We encourage grantees to have their garden participate in the Parade of Community Gardens in August 2011 and share their garden project with the community and other people interested in starting a community garden.

Funds will be distributed

Where can projects be located?

At current community gardens (expansion) in Dakota County

New gardens can be established at any site that has space, which may include faith communities, schools, housing complexes, vacant lots, recreation centers, parks, community facilities, shelters, social services’ agencies, clinics, parks, food shelves, etc.

Soil Testing

Projects may want to consider getting a soil test for certain contaminants (i.e. lead) depending upon prior use of the land or proximity to a major roadway. Funds can be used for this purpose. Contact Gardening Matters for more information about testing the soil for contaminants.

Permission to use land and access to water

It is important that you have written permission to use the land for your project and confirmation of working access to water. For projects located on school grounds, this letter needs to be provided by the school principal. Please include a permission letter from the landowner and a statement of how long the community garden will have access to the land with your application.

Site illustration (Optional but recommended)

Attach a simple drawing of the project site to illustrate your project plans. Be sure to let us know where north and south are, and indicate where there are trees. It does not need to be perfect, but it will help reviewers understand your project better.

Review criteria include

Application reflects the stated goals

Gardeners have been recruited and included in project planning prior to submitting application

3-5 gardeners are already involved in the planning of the project

Timeline and budget are well explained and reasonable

Written permission for use of the land and access to water

The project will increase food access for the target population (low-income, African Americans, Latinos)

Financial need of the applicant group

Special consideration will be given to projects whose gardeners attend a workshop on how to start a community garden

Application Timeline

Applications will be accepted anytime before but no later than 5:00pm on November 1, 2010

Funded applicants will receive an email notification of an award by January 3, 2011

Receipts can be reimbursed up to the total amount of the award between April 1-June 1, 2011

Funds must be spent by June 1, 2011

Interim progress report is due June 1, 2011

Final Reports are due November 1, 2011

Application Review Committee

The Review Committee will be made up of Gardening Matters staff, public health staff, and key community garden stakeholders

Committee members will abstain from reviewing applications they are associated with

Committee members will recommend applications for funding to the DCPHD but do not make the final decisions

What is required of applicants once their projects are funded?

Funded grantees will agree to:

Be available for at least two site visits – one in January/February and one in June 2011

Submit expense receipts with invoices to Gardening Matters for reimbursement within 30 days

Submit “before”, “during” and “after” photographs of the site with the final report. Videos or other types of documentation are also welcome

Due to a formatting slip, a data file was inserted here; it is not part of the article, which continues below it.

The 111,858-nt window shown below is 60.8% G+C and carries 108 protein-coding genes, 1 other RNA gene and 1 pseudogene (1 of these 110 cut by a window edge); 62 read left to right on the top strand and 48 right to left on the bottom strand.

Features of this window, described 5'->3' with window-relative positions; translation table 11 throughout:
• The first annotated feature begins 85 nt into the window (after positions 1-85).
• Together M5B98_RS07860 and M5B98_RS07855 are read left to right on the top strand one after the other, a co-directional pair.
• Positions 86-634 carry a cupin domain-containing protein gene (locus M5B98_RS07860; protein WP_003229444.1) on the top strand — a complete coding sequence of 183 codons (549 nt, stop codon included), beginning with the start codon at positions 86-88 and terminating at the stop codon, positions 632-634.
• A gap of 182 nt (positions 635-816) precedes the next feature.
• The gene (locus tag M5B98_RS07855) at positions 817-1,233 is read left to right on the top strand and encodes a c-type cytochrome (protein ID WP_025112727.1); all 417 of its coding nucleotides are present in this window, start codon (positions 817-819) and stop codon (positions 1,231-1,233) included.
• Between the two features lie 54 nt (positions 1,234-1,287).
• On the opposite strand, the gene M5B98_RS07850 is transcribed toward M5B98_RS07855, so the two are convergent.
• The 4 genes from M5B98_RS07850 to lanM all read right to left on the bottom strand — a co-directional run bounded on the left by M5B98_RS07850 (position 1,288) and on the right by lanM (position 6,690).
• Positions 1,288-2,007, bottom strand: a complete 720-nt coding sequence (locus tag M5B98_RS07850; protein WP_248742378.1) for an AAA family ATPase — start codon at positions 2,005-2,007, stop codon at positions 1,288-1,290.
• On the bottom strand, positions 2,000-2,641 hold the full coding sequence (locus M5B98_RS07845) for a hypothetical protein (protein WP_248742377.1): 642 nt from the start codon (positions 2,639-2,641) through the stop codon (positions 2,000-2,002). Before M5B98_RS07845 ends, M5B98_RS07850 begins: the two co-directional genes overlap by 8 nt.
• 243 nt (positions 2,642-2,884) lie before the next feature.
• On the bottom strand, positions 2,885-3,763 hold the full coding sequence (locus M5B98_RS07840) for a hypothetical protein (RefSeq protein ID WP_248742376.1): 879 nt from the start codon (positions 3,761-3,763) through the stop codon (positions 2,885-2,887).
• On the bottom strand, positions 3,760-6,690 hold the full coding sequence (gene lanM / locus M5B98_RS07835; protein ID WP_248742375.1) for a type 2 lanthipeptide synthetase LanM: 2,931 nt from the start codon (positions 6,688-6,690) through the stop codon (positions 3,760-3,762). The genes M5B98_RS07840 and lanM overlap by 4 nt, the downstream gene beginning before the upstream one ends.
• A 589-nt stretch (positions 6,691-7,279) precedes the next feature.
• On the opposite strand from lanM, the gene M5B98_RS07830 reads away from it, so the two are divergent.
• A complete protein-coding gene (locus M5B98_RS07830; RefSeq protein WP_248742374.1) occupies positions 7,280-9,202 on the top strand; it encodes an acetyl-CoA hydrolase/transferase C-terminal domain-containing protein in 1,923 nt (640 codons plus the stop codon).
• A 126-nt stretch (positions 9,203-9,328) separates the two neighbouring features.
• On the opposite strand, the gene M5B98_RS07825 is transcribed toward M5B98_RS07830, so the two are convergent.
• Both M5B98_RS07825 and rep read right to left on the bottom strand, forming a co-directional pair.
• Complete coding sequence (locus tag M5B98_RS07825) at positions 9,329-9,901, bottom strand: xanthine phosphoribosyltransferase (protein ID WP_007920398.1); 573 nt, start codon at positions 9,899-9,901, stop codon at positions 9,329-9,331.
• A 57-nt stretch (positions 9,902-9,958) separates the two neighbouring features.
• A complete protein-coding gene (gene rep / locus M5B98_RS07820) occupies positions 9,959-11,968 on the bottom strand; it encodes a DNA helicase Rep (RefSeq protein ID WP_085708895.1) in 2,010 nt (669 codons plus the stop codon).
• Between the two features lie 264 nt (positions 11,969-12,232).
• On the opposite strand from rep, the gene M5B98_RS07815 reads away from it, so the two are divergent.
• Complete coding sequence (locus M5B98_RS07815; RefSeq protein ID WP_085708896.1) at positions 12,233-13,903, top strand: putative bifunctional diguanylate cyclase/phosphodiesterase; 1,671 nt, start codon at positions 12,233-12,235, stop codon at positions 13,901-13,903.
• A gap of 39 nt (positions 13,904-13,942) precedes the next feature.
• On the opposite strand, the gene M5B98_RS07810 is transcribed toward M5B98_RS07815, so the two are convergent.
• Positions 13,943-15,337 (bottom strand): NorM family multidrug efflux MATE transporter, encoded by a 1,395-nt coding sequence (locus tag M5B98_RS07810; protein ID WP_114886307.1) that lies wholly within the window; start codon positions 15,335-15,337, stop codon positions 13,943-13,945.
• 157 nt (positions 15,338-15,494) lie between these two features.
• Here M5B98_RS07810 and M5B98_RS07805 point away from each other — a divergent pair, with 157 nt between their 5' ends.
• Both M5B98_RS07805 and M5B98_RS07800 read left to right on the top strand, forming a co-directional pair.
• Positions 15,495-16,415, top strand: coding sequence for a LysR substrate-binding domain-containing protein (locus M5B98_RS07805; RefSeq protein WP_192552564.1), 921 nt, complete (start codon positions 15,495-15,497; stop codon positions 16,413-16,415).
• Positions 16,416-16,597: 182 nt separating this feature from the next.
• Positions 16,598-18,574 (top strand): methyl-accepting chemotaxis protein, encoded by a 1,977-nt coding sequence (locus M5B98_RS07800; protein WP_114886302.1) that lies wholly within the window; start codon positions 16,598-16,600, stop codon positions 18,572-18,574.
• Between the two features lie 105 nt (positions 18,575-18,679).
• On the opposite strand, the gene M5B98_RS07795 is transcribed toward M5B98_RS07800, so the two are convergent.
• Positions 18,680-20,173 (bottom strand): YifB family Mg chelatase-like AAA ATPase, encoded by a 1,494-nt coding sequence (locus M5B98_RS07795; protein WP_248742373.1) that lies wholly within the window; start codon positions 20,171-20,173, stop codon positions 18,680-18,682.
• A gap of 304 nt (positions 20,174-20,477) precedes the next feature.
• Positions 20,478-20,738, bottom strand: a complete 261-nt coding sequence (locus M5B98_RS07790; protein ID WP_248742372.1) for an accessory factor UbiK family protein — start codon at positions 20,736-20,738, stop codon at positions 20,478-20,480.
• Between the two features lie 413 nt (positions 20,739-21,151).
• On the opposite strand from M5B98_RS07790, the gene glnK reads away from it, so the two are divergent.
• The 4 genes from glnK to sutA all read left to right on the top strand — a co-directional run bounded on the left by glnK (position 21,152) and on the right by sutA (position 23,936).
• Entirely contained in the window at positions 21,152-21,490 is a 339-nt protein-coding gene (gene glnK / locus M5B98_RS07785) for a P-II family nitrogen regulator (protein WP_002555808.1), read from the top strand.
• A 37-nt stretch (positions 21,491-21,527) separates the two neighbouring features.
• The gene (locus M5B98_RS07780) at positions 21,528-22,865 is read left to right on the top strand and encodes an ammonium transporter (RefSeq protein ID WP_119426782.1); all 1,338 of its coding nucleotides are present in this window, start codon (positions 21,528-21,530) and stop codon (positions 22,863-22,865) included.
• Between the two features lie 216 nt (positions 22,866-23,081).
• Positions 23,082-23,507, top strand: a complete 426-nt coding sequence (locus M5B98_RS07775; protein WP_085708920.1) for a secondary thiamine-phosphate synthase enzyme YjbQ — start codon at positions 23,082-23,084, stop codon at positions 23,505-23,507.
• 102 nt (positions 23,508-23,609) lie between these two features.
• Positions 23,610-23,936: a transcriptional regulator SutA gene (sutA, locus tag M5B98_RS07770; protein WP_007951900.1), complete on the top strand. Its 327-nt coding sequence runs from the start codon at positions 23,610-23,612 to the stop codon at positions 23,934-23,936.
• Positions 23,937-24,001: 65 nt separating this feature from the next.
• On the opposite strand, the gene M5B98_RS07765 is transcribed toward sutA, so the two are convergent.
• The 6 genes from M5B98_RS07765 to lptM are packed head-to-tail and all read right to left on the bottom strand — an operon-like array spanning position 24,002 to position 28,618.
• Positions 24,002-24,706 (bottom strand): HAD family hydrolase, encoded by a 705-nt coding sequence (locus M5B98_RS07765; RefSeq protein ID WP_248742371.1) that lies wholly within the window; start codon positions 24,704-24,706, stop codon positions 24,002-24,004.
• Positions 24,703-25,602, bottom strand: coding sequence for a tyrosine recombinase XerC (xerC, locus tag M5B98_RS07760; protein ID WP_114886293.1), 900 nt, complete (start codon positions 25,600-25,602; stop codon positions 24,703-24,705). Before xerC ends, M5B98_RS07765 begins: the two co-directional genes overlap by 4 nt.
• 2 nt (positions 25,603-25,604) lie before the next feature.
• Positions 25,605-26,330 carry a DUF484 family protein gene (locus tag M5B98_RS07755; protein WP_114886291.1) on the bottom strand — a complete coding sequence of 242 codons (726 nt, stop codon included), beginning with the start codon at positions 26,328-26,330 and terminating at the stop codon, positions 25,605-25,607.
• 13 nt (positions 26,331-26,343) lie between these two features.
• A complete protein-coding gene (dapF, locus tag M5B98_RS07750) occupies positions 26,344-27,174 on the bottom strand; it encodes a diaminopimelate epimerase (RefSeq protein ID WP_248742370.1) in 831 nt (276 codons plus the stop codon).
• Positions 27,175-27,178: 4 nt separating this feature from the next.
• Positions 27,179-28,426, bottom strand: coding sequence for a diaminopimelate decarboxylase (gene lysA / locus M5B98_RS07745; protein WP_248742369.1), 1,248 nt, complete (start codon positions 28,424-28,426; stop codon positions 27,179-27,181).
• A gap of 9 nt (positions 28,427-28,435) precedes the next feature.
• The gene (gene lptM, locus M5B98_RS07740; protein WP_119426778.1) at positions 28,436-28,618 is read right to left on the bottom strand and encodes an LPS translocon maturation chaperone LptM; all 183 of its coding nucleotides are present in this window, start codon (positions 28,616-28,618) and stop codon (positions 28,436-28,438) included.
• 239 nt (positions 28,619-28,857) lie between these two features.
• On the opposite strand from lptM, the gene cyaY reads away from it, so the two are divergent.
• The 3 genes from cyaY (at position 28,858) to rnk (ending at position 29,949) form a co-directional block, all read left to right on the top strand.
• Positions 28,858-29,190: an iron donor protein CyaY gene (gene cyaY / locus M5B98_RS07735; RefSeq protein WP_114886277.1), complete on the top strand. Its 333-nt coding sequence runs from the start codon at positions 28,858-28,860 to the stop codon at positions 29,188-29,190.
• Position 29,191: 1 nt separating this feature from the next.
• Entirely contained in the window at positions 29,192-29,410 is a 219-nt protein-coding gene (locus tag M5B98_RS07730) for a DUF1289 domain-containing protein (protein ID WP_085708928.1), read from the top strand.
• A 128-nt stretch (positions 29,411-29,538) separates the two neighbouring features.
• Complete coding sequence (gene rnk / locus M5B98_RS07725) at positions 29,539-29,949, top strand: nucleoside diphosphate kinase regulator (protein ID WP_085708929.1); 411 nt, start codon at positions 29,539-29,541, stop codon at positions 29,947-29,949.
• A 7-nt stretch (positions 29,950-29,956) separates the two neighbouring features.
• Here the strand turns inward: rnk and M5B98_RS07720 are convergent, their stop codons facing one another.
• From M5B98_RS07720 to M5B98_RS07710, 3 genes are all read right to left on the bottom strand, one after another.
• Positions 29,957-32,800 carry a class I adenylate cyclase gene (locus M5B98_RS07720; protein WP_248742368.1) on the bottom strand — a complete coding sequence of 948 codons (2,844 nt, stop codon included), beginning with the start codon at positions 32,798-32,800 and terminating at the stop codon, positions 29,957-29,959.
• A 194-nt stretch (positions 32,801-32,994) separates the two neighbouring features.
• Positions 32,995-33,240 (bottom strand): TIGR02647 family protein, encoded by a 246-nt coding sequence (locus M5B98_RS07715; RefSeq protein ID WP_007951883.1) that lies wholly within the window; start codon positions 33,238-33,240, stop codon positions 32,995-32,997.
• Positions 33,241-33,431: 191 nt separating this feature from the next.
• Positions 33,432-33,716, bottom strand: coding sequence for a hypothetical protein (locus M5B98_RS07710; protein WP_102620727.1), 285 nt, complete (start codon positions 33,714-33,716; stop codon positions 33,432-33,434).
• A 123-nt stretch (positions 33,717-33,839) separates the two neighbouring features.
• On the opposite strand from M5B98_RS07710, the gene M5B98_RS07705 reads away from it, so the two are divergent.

Inform Gardening Matters of scheduled community work dates and of any problems or changes to the timeline, budget, or workplan

Complete the project and submit the final report by November 1, 2010; include participant reflections, copies of flyers and other written materials (for purposes of learning and demonstration)

How to submit a proposal

Please review application materials, attend workshops, and give us a call with your questions!

Fill out application questions (pages 5-9)

Applications must be submitted by November 1, 2010, by either mail (postmarked November 1 or earlier), email or hand-delivery to Gardening Matters at Sabathani Community Center, 310 E. 38 th St, Suite 204B, Minneapolis, MN 55409. Proposals can be emailed to Kelsey.gardeningmatters@gmail.com Emailed applications are preferred, as it makes it easier for us to distribute to reviewers.

Please provide only ONE copy of the proposal

Attachments cannot be returned, so include only copies and keep originals for your records (letters, drawings or designs).

Proposal Format

The application should not exceed 5 pages total, excluding attachments, which can be up to another 5 pages. Attachments are additional pages (site photos, designs, drawings and permission letters).

For the Application, make margins at 1” on all sides, but not smaller. Font size should be 11 or 12 point, Times New Roman. Handwritten applications must be readable.

Questions? Need help?

Contact Kelsey at Gardening Matters at Kelsey.gardeningmatters@gmail.com or call 612-492-8964. We are happy to work with you to develop a strong proposal, including “previewing” your proposal if sent to us no later than October 15, 2010.

Checklist for Application (submit copies of originals)

Proposal (no more than 5 pages) including the budget page (pages 5-9 below)

Permission Letter from landowner, including length of time land is available for the garden

Photo or hand drawing of current site (helpful but not required)

Any Project or design hand drawings for site (vision for the site) (not required)

DAKOTA COUNTY COMMUNITY GARDENS 2011 FUNDING APPLICATION

Please keep answers brief, but provide enough information to help us assess your application. Use as much space as you need to answer each question, but the total application and budget should not be more than 5 pages. Contact Kelsey at